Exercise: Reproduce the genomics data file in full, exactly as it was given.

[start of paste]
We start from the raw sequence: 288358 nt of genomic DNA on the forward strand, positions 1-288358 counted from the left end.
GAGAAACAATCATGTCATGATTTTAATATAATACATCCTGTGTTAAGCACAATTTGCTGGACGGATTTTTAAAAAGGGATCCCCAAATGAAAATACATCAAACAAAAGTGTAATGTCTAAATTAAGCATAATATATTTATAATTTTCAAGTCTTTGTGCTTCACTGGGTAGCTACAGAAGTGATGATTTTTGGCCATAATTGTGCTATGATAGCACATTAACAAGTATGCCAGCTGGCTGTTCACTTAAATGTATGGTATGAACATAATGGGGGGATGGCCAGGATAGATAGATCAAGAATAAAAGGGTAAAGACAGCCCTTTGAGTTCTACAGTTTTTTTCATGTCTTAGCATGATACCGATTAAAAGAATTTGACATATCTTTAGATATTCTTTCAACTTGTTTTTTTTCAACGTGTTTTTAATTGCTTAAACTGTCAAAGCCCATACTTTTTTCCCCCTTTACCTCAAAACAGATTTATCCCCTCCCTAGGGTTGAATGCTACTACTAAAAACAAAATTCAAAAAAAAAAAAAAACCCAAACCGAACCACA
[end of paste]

We start from the raw sequence: 288358 nt of genomic DNA on the forward strand, positions 1-288358 counted from the left end.
GAGAAACAATCATGTCATGATTTTAATATAATACATCCTGTGTTAAGCACAATTTGCTGGACGGATTTTTAAAAAGGGATCCCCAAATGAAAATACATCAAACAAAAGTGTAATGTCTAAATTAAGCATAATATATTTATAATTTTCAAGTCTTTGTGCTTCACTGGGTAGCTACAGAAGTGATGATTTTTGGCCATAATTGTGCTATGATAGCACATTAACAAGTATGCCAGCTGGCTGTTCACTTAAATGTATGGTATGAACATAATGGGGGGATGGCCAGGATAGATAGATCAAGAATAAAAGGGTAAAGACAGCCCTTTGAGTTCTACAGTTTTTTTCATGTCTTAGCATGATACCGATTAAAAGAATTTGACATATCTTTAGATATTCTTTCAACTTGTTTTTTTTCAACGTGTTTTTAATTGCTTAAACTGTCAAAGCCCATACTTTTTTCCCCCTTTACCTCAAAACAGATTTATCCCCTCCCTAGGGTTGAATGCTACTACTAAAAACAAAATTCAAAAAAAAAAAAAAACCCAAACCGAACCACA